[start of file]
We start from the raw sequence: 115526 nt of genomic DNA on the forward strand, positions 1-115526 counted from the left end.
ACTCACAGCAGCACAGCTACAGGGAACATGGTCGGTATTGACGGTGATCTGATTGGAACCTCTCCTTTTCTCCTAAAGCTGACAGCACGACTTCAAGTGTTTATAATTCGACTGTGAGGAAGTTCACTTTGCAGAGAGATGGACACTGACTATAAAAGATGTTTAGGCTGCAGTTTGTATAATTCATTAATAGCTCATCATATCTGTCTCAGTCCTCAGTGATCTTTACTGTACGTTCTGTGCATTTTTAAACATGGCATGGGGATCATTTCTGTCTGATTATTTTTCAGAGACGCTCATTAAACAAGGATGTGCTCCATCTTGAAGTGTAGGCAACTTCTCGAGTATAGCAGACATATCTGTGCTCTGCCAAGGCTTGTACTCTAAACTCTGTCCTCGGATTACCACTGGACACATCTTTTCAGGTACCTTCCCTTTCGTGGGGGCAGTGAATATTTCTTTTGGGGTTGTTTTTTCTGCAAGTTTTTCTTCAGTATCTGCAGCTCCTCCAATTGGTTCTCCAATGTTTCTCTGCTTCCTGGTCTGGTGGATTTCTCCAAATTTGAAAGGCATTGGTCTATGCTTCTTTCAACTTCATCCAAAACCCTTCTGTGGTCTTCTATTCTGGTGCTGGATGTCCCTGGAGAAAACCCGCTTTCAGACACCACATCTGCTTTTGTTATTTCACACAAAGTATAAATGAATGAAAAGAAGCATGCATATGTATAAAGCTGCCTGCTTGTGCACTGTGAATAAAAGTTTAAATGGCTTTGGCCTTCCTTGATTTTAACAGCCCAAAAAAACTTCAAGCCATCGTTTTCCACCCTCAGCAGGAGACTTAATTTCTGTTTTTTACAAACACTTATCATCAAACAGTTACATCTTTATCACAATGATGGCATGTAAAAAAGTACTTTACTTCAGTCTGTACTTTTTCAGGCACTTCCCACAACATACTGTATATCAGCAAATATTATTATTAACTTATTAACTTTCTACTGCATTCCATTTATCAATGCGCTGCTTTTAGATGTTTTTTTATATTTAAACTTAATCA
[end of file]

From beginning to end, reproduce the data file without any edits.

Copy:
We start from the raw sequence: 115526 nt of genomic DNA on the forward strand, positions 1-115526 counted from the left end.
ACTCACAGCAGCACAGCTACAGGGAACATGGTCGGTATTGACGGTGATCTGATTGGAACCTCTCCTTTTCTCCTAAAGCTGACAGCACGACTTCAAGTGTTTATAATTCGACTGTGAGGAAGTTCACTTTGCAGAGAGATGGACACTGACTATAAAAGATGTTTAGGCTGCAGTTTGTATAATTCATTAATAGCTCATCATATCTGTCTCAGTCCTCAGTGATCTTTACTGTACGTTCTGTGCATTTTTAAACATGGCATGGGGATCATTTCTGTCTGATTATTTTTCAGAGACGCTCATTAAACAAGGATGTGCTCCATCTTGAAGTGTAGGCAACTTCTCGAGTATAGCAGACATATCTGTGCTCTGCCAAGGCTTGTACTCTAAACTCTGTCCTCGGATTACCACTGGACACATCTTTTCAGGTACCTTCCCTTTCGTGGGGGCAGTGAATATTTCTTTTGGGGTTGTTTTTTCTGCAAGTTTTTCTTCAGTATCTGCAGCTCCTCCAATTGGTTCTCCAATGTTTCTCTGCTTCCTGGTCTGGTGGATTTCTCCAAATTTGAAAGGCATTGGTCTATGCTTCTTTCAACTTCATCCAAAACCCTTCTGTGGTCTTCTATTCTGGTGCTGGATGTCCCTGGAGAAAACCCGCTTTCAGACACCACATCTGCTTTTGTTATTTCACACAAAGTATAAATGAATGAAAAGAAGCATGCATATGTATAAAGCTGCCTGCTTGTGCACTGTGAATAAAAGTTTAAATGGCTTTGGCCTTCCTTGATTTTAACAGCCCAAAAAAACTTCAAGCCATCGTTTTCCACCCTCAGCAGGAGACTTAATTTCTGTTTTTTACAAACACTTATCATCAAACAGTTACATCTTTATCACAATGATGGCATGTAAAAAAGTACTTTACTTCAGTCTGTACTTTTTCAGGCACTTCCCACAACATACTGTATATCAGCAAATATTATTATTAACTTATTAACTTTCTACTGCATTCCATTTATCAATGCGCTGCTTTTAGATGTTTTTTTATATTTAAACTTAATCA